Herrera, ACLU, Lawyers’ Committee Reach Accord on Gang Injunction Opt Out Procedure

Administrative Removal Process is ‘Fair, Transparent, Accessible, and Recognizes That Individuals Can and Do Change for the Better’

SAN FRANCISCO (March 24, 2008) — City Attorney Dennis Herrera today announced an agreement with the regional chapters of two of the nation’s preeminent legal advocacy organizations for civil liberties and access to justice that establishes administrative “opt-out” procedures for individuals named in civil gang injunctions in San Francisco. According to the 12-page memorandum of understanding signed by Herrera and representatives from the American Civil Liberties Union of Northern California and the Lawyers’ Committee for Civil Rights of the San Francisco Bay Area, the administrative process by which individuals may be removed from the court ordered provisions “is fair, transparent, accessible, and recognizes that individuals can and do change for the better.”

“I am very grateful to everyone who participated in negotiating an opt-out process that both maximizes civil liberties protections for alleged gang members and ensures the effectiveness of civil gang injunctions to protect San Francisco neighborhoods from violence and nuisance conduct,” said Herrera. “For their tireless efforts to find common ground on these important issues, I am indebted to Alan Schlosser and Juniper Lesnik of the ACLU and Kendra Fox-Davis of the Lawyers’ Committee for Civil Rights. From my office, Chief Deputy City Attorney Therese Stewart and Neighborhood and Resident Safety Division Chief Alex Tse were instrumental in working out the details.”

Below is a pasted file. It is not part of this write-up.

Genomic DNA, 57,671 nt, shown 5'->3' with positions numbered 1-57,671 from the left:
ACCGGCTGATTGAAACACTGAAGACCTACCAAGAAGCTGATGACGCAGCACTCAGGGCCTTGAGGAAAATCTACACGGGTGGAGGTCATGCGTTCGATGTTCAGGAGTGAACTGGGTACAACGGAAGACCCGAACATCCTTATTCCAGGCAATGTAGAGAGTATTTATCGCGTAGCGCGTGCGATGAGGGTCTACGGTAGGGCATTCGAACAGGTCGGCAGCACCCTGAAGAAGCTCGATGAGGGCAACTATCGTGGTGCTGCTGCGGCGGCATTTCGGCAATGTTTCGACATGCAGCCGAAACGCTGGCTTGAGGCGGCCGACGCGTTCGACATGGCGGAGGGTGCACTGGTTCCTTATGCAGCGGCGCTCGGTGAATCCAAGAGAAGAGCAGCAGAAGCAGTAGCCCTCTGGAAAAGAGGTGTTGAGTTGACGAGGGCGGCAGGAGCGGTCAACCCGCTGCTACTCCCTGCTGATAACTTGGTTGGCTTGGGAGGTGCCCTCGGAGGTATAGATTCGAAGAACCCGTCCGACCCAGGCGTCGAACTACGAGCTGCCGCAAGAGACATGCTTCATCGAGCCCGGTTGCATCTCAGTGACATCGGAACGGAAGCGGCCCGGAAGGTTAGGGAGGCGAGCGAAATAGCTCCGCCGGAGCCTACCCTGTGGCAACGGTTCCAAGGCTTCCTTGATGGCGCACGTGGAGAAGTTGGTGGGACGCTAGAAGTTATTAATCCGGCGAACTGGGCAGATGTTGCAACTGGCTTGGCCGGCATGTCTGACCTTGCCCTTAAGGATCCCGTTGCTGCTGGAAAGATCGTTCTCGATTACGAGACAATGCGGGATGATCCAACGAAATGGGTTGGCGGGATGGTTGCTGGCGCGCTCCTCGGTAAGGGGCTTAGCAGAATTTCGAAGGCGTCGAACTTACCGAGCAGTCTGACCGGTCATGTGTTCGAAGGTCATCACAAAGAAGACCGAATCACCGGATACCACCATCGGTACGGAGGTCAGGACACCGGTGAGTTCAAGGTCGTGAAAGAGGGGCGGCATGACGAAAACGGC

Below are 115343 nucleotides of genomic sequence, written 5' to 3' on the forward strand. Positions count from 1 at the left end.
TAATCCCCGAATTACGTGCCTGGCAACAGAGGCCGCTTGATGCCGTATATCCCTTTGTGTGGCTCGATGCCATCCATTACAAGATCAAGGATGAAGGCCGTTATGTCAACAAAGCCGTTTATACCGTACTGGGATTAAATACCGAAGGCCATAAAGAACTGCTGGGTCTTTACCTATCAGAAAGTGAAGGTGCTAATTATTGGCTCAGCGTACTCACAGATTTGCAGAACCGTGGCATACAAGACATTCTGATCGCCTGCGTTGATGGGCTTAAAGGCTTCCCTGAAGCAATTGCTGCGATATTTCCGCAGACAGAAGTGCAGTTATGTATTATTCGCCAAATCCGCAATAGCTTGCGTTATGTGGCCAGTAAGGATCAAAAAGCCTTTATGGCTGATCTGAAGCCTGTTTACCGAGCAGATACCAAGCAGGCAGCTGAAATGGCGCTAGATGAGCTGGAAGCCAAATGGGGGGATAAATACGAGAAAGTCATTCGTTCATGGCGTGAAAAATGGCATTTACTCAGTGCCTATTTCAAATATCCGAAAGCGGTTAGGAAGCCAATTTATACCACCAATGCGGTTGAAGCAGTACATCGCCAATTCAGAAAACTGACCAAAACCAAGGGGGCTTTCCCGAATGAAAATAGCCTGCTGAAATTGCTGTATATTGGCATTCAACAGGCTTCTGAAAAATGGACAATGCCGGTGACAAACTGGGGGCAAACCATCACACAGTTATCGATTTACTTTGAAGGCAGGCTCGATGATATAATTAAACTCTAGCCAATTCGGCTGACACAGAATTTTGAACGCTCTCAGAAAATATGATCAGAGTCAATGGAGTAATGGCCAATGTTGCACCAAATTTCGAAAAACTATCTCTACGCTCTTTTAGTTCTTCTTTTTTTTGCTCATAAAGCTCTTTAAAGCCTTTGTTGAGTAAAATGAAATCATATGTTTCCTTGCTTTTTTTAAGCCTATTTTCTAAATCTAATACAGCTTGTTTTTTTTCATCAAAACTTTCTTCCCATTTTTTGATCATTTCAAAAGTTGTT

The opt out process announced today provides that individual gang members against whom the City Attorney has obtained civil injunctions — and also alleged gang members whom the City Attorney is seeking to enjoin — may voluntarily apply to the City Attorney’s Office for removal from the enforcement list. Individuals remain free to bypass the administrative process by proceeding directly to Superior Court to seek a modification of the injunction or to request exclusion or removal from the enforcement list. The City Attorney will provide a copy of an opt out petition to each individual seeking removal, and will also make it available to the public on the office’s Web site. Though use of the petition is optional, those seeking to opt out of injunction provisions are encouraged to provide any and all information to support their removal. Information provided by petitioners will be kept confidential to the extent required by law and will be used for the decision in the opt out process. The City Attorney’s Office reserves the right to conduct its own investigation into the veracity of information submitted and may consider other information relevant to the request. Post-injunction opt out petitions that are approved by the City Attorney’s Office must still be approved by the Court, though the City Attorney will represent to the Court, in writing, that the City Attorney has no objection to the individual’s request for removal from the enforcement list. Individuals pursuing pre-injunction opt out petitions must exercise reasonable diligence to provide information to the City Attorney before the last day to file an opposition to the preliminary injunction. The City Attorney will give notice to the San Francisco Police Department, within no more than three days, of the names of individuals removed from the injunction enforcement list, and the City Attorney has committed to work closely with the Police Department to develop a Department Bulletin that addresses both the agreement and its enforcement to ensure the fullest, most effective compliance with the Court’s order while protecting each individual’s civil liberties.